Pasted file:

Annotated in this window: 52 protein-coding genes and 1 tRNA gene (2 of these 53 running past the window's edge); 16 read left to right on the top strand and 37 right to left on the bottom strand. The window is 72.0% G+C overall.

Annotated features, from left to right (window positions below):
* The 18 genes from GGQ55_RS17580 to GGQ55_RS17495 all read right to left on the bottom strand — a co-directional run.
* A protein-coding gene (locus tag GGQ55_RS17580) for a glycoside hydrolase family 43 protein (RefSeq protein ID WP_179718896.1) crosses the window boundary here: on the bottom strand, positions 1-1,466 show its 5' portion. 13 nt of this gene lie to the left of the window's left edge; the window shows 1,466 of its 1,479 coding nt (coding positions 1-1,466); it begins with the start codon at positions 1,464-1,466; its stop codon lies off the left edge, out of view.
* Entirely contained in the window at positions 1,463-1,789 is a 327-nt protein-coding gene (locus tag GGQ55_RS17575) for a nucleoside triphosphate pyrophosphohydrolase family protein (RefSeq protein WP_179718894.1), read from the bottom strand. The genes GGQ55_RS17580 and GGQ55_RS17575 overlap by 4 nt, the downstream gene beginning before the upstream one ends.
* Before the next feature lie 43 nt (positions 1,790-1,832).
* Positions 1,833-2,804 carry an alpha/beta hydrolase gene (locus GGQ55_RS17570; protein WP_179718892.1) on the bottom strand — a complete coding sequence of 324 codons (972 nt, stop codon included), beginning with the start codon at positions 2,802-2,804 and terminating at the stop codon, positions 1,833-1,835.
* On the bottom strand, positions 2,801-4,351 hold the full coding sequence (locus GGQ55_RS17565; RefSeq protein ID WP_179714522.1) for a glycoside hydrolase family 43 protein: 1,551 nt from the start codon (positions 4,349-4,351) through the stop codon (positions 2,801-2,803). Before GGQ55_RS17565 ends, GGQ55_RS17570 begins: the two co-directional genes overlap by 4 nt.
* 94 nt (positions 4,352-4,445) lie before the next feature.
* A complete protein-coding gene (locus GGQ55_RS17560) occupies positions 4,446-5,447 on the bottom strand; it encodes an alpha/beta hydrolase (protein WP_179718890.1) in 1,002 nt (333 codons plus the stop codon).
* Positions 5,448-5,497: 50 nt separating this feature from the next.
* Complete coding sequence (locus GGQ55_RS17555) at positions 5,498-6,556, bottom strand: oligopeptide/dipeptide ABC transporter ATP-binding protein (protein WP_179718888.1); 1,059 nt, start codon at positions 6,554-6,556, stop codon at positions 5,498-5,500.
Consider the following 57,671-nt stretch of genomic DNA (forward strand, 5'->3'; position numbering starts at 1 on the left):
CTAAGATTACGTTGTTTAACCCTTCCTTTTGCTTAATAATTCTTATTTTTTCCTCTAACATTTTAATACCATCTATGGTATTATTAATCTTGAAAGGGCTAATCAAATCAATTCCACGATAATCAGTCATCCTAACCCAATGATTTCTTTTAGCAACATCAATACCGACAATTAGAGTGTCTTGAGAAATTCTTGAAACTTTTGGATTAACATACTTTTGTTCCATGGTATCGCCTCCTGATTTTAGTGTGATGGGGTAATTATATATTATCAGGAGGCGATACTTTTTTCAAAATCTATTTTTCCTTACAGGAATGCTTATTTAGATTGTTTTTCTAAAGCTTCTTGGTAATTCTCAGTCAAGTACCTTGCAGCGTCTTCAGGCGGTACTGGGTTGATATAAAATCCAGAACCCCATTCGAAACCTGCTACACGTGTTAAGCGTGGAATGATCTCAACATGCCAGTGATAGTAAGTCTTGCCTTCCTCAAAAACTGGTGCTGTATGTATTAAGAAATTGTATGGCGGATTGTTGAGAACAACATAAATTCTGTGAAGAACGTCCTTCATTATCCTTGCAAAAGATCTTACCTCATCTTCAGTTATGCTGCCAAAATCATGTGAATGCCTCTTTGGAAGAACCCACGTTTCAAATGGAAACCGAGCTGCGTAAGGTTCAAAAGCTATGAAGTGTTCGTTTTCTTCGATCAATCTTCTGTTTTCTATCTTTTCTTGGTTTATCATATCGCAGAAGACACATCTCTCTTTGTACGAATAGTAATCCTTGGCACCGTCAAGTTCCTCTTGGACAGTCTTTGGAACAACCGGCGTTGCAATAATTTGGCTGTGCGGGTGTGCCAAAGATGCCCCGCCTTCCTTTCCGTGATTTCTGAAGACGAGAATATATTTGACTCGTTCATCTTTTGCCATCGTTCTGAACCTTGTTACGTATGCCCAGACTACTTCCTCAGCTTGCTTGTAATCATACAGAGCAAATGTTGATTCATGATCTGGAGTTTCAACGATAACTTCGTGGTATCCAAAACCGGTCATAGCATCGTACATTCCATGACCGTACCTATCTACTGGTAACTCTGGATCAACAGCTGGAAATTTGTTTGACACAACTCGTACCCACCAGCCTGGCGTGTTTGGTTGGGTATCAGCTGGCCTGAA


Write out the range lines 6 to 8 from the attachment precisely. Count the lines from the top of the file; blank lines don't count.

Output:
* Before the next feature lie 43 nt (positions 1,790-1,832).
* Positions 1,833-2,804 carry an alpha/beta hydrolase gene (locus GGQ55_RS17570; protein WP_179718892.1) on the bottom strand — a complete coding sequence of 324 codons (972 nt, stop codon included), beginning with the start codon at positions 2,802-2,804 and terminating at the stop codon, positions 1,833-1,835.
* On the bottom strand, positions 2,801-4,351 hold the full coding sequence (locus GGQ55_RS17565; RefSeq protein ID WP_179714522.1) for a glycoside hydrolase family 43 protein: 1,551 nt from the start codon (positions 4,349-4,351) through the stop codon (positions 2,801-2,803). Before GGQ55_RS17565 ends, GGQ55_RS17570 begins: the two co-directional genes overlap by 4 nt.